Wednesday, May 29, 2024

That day when it rained billions | Quebec elections 2022

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Alan Binder
Alan Binder
"Alcohol scholar. Twitter lover. Zombieaholic. Hipster-friendly coffee fanatic."

However, the challenges facing Quebec are significant and the medium and long-term economic pressures should not be underestimated. While it is true that a portion of the population needs state support to counter inflation, it is frankly dangerous to deprive the state of billions of dollars in revenue in the future.

We must remember some key elements here: the growth of the active population is weaker than in our neighbors, the growth of the economy is slowing down, and the financial needs in the health sector will only increase. Reducing taxes means permanently reducing the capacity of the state to act and transferring financial demands to pay for public services to future generations.

The one percentage point reduction in the first two tax brackets, promised by CAQ, will bring $109 to someone who earns $30,000, $329 to people who earn $50,000 a year and $810 to people who earn $100,000. This reduction will be implemented from 2023.

The 1.5 point reduction in the first two tax brackets, promised by PLQ, will bring in $150 for someone who earns $25,000, $525 for someone who earns $50,000 and $1,125 for someone who earns $100,000. This reduction will apply from 2022.

CAQ also adds a December exceptional check of $400 for people who earn between $50,000 and $100,000 annually and $600 for people who earn $50,000 or less annually. The purpose of this measure is to help nearly all Quebecers cope with the effects of a sudden rise in inflation, which will help the most disadvantaged in particular. But, by targeting such a wide range, it is possible that this new financial injection will lead to increased inflation, which will eventually be… counterproductive!

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Other measures introduced by PLQ target more people who need help, notably eliminating QST on basic necessities and improving the five-year Solidarity Tax Credit. These are two metrics that can sustainably help low-income people.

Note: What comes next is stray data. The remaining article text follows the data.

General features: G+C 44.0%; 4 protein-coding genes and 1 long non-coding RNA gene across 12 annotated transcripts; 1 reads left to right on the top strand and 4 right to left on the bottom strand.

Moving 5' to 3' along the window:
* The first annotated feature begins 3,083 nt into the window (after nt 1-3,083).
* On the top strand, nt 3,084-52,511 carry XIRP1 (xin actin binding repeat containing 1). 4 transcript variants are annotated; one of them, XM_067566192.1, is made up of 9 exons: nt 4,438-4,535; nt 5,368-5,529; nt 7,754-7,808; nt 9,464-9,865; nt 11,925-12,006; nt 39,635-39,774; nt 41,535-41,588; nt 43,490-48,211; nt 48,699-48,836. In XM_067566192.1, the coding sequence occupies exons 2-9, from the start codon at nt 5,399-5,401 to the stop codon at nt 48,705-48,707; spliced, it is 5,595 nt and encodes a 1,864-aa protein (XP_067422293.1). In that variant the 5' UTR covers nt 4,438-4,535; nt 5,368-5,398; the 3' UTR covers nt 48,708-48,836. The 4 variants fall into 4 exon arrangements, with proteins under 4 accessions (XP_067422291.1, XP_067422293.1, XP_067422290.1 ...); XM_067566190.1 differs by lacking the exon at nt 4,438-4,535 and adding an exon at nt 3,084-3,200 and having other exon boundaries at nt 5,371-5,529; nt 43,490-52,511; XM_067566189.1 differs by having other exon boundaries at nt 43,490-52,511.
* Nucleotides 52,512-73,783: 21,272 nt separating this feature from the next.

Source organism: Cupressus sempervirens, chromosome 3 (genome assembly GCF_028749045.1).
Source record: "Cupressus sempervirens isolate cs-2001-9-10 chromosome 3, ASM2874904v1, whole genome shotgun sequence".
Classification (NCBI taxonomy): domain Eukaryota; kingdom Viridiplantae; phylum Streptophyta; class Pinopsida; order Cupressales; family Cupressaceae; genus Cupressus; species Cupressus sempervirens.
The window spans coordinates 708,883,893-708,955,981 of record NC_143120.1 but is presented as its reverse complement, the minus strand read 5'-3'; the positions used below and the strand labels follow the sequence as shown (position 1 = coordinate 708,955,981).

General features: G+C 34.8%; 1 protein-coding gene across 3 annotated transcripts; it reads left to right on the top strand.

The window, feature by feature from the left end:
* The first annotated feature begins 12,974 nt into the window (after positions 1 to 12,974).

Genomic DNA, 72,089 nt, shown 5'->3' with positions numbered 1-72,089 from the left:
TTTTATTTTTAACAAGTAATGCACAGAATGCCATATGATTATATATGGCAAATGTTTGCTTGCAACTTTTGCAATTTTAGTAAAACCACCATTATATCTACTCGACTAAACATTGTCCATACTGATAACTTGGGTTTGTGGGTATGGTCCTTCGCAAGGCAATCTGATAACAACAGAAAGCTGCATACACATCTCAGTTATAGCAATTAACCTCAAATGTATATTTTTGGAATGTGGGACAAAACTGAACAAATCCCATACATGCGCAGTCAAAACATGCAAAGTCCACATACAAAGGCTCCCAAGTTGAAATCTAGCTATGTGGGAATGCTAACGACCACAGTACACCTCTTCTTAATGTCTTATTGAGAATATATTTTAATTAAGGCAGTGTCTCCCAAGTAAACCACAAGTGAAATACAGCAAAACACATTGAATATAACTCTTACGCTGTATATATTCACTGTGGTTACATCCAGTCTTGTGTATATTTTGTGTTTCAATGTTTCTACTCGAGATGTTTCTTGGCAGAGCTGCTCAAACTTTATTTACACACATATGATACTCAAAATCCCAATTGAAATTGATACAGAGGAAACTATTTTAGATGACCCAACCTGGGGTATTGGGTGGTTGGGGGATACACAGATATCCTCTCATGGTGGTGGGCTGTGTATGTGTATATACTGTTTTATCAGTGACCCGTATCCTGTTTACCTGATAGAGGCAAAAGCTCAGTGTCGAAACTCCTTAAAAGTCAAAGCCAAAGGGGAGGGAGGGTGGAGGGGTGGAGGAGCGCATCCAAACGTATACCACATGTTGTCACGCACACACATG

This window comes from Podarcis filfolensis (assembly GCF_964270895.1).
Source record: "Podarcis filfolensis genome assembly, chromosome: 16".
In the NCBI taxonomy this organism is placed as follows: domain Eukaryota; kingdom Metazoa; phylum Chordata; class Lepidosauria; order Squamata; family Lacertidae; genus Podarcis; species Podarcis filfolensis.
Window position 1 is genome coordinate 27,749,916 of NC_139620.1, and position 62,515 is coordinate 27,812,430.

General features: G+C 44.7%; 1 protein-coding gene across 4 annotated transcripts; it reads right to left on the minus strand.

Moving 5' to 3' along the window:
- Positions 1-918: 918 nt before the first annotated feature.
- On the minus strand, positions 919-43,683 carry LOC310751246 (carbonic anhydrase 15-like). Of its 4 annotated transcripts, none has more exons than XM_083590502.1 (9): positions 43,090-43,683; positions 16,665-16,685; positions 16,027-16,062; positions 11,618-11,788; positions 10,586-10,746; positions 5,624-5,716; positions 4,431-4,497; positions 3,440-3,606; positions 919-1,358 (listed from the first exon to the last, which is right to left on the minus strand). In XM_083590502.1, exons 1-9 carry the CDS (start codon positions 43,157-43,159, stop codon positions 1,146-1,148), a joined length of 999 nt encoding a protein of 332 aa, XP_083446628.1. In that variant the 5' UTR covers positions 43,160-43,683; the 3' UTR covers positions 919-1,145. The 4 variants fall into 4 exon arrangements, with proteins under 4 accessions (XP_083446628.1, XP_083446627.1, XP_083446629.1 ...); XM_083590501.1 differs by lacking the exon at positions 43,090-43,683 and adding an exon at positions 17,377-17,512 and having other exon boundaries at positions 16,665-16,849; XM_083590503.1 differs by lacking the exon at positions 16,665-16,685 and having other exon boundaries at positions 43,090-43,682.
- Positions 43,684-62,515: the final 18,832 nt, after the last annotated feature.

Use the Generations Fund

What struck me at the start of the campaign was to see CAQ choose to cut payments to the Generations Fund by 39% to fund the tax cuts. This approach enables the government to protect its revenues from its own sources, but in this case also reduces the scope of the Generations Fund, whose mission, since 2006, has been to reduce long-term debt, out of equity for future generations. It’s as if we’re asking them – these future generations – to pay our tax cuts today!

By cutting payments to the Generations Fund, the CAQ must also calculate the return it will miss by not pumping the amounts required by law. For 10 years, the fund has generated returns of 4 to 12% per annum. In making this choice, should the CAQ not add to its account the cost of foregone returns on the uninvested amounts in the Generations Fund? What is this cost?

On the PLQ’s side, we plan to fund the retroactive tax cut for the entirety of fiscal year 2022 by running a larger deficit and increasing income tax by $300,000 or more. The party promises to reveal more details about its proposals in its financial framework, but we can already say that the PLQ appears ready to agree to a return to a deficit that may be structural.

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This huge amount of tax deductions and fees is baffling. The population is clearly open to lowering the tax burden as inflation accelerates. But it is the duty of political parties to manage public finances wisely, paying attention to intergenerational justice. The billions of rain that fell on Monday raised fears of bad weather for Quebec’s public finances in the future.

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